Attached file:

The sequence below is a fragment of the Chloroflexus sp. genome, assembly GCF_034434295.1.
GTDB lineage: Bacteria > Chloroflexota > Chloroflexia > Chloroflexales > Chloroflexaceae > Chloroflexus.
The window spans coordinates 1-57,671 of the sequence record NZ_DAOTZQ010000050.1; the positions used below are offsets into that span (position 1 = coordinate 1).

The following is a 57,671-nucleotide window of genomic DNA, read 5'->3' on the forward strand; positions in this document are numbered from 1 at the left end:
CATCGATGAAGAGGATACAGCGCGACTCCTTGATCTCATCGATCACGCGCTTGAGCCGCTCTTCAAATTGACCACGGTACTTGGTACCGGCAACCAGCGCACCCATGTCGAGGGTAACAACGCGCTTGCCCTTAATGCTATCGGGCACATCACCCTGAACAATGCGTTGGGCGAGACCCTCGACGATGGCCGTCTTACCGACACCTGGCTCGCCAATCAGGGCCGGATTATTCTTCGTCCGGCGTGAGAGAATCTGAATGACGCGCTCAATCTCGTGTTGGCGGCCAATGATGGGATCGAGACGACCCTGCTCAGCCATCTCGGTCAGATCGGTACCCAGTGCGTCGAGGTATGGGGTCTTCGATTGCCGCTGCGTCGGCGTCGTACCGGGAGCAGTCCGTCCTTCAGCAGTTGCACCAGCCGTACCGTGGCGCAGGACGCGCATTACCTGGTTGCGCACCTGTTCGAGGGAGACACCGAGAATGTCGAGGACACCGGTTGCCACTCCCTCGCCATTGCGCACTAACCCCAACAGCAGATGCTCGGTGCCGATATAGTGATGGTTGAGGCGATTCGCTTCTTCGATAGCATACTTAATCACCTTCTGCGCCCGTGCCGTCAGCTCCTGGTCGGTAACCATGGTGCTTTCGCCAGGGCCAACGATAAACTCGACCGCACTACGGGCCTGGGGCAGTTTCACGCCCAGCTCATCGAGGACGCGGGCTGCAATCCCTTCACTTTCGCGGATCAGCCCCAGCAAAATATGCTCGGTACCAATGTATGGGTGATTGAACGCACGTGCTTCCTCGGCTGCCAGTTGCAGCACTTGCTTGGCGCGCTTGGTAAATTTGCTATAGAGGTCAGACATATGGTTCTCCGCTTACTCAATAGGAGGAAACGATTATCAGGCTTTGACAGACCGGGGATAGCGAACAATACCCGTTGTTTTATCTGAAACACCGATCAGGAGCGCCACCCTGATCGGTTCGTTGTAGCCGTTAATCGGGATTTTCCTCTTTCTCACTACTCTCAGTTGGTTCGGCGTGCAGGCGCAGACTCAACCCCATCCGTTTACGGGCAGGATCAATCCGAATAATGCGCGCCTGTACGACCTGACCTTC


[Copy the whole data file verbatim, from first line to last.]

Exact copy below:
The sequence below is a fragment of the Chloroflexus sp. genome, assembly GCF_034434295.1.
GTDB lineage: Bacteria > Chloroflexota > Chloroflexia > Chloroflexales > Chloroflexaceae > Chloroflexus.
The window spans coordinates 1-57,671 of the sequence record NZ_DAOTZQ010000050.1; the positions used below are offsets into that span (position 1 = coordinate 1).

The following is a 57,671-nucleotide window of genomic DNA, read 5'->3' on the forward strand; positions in this document are numbered from 1 at the left end:
CATCGATGAAGAGGATACAGCGCGACTCCTTGATCTCATCGATCACGCGCTTGAGCCGCTCTTCAAATTGACCACGGTACTTGGTACCGGCAACCAGCGCACCCATGTCGAGGGTAACAACGCGCTTGCCCTTAATGCTATCGGGCACATCACCCTGAACAATGCGTTGGGCGAGACCCTCGACGATGGCCGTCTTACCGACACCTGGCTCGCCAATCAGGGCCGGATTATTCTTCGTCCGGCGTGAGAGAATCTGAATGACGCGCTCAATCTCGTGTTGGCGGCCAATGATGGGATCGAGACGACCCTGCTCAGCCATCTCGGTCAGATCGGTACCCAGTGCGTCGAGGTATGGGGTCTTCGATTGCCGCTGCGTCGGCGTCGTACCGGGAGCAGTCCGTCCTTCAGCAGTTGCACCAGCCGTACCGTGGCGCAGGACGCGCATTACCTGGTTGCGCACCTGTTCGAGGGAGACACCGAGAATGTCGAGGACACCGGTTGCCACTCCCTCGCCATTGCGCACTAACCCCAACAGCAGATGCTCGGTGCCGATATAGTGATGGTTGAGGCGATTCGCTTCTTCGATAGCATACTTAATCACCTTCTGCGCCCGTGCCGTCAGCTCCTGGTCGGTAACCATGGTGCTTTCGCCAGGGCCAACGATAAACTCGACCGCACTACGGGCCTGGGGCAGTTTCACGCCCAGCTCATCGAGGACGCGGGCTGCAATCCCTTCACTTTCGCGGATCAGCCCCAGCAAAATATGCTCGGTACCAATGTATGGGTGATTGAACGCACGTGCTTCCTCGGCTGCCAGTTGCAGCACTTGCTTGGCGCGCTTGGTAAATTTGCTATAGAGGTCAGACATATGGTTCTCCGCTTACTCAATAGGAGGAAACGATTATCAGGCTTTGACAGACCGGGGATAGCGAACAATACCCGTTGTTTTATCTGAAACACCGATCAGGAGCGCCACCCTGATCGGTTCGTTGTAGCCGTTAATCGGGATTTTCCTCTTTCTCACTACTCTCAGTTGGTTCGGCGTGCAGGCGCAGACTCAACCCCATCCGTTTACGGGCAGGATCAATCCGAATAATGCGCGCCTGTACGACCTGACCTTC